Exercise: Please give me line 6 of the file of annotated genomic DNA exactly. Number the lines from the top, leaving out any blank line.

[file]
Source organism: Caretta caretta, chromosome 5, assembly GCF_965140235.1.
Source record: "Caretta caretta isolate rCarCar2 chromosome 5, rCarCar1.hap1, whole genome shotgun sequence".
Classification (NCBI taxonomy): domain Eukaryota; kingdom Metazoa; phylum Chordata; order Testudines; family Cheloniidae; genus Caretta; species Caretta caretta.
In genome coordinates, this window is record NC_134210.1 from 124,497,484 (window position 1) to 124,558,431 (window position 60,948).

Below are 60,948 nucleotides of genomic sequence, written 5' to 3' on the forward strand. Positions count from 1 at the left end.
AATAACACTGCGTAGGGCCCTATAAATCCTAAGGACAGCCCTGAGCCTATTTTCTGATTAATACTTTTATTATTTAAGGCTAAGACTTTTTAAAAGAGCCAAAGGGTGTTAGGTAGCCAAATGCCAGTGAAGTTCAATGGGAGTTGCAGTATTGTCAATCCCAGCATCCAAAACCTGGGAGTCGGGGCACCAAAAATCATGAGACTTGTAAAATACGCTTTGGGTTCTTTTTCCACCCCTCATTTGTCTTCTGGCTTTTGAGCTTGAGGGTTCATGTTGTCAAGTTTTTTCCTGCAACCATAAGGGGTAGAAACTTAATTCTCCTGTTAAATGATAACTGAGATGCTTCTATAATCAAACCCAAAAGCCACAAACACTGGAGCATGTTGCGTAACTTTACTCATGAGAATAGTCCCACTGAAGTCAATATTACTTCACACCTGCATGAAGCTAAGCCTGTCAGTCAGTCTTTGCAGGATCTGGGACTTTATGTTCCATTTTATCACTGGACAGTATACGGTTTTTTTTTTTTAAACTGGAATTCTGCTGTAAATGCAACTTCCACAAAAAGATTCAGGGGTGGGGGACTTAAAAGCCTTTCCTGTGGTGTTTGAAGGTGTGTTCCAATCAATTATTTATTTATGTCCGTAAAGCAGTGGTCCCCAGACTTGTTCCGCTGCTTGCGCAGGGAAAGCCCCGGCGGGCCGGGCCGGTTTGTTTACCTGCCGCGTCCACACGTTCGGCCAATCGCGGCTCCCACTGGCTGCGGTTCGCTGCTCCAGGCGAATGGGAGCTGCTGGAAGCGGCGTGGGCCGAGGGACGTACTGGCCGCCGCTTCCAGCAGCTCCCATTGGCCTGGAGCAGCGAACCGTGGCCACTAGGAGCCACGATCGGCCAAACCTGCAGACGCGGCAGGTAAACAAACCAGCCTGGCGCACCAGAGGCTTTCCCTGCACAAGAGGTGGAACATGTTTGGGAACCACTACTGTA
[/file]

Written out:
AATAACACTGCGTAGGGCCCTATAAATCCTAAGGACAGCCCTGAGCCTATTTTCTGATTAATACTTTTATTATTTAAGGCTAAGACTTTTTAAAAGAGCCAAAGGGTGTTAGGTAGCCAAATGCCAGTGAAGTTCAATGGGAGTTGCAGTATTGTCAATCCCAGCATCCAAAACCTGGGAGTCGGGGCACCAAAAATCATGAGACTTGTAAAATACGCTTTGGGTTCTTTTTCCACCCCTCATTTGTCTTCTGGCTTTTGAGCTTGAGGGTTCATGTTGTCAAGTTTTTTCCTGCAACCATAAGGGGTAGAAACTTAATTCTCCTGTTAAATGATAACTGAGATGCTTCTATAATCAAACCCAAAAGCCACAAACACTGGAGCATGTTGCGTAACTTTACTCATGAGAATAGTCCCACTGAAGTCAATATTACTTCACACCTGCATGAAGCTAAGCCTGTCAGTCAGTCTTTGCAGGATCTGGGACTTTATGTTCCATTTTATCACTGGACAGTATACGGTTTTTTTTTTTTAAACTGGAATTCTGCTGTAAATGCAACTTCCACAAAAAGATTCAGGGGTGGGGGACTTAAAAGCCTTTCCTGTGGTGTTTGAAGGTGTGTTCCAATCAATTATTTATTTATGTCCGTAAAGCAGTGGTCCCCAGACTTGTTCCGCTGCTTGCGCAGGGAAAGCCCCGGCGGGCCGGGCCGGTTTGTTTACCTGCCGCGTCCACACGTTCGGCCAATCGCGGCTCCCACTGGCTGCGGTTCGCTGCTCCAGGCGAATGGGAGCTGCTGGAAGCGGCGTGGGCCGAGGGACGTACTGGCCGCCGCTTCCAGCAGCTCCCATTGGCCTGGAGCAGCGAACCGTGGCCACTAGGAGCCACGATCGGCCAAACCTGCAGACGCGGCAGGTAAACAAACCAGCCTGGCGCACCAGAGGCTTTCCCTGCACAAGAGGTGGAACATGTTTGGGAACCACTACTGTA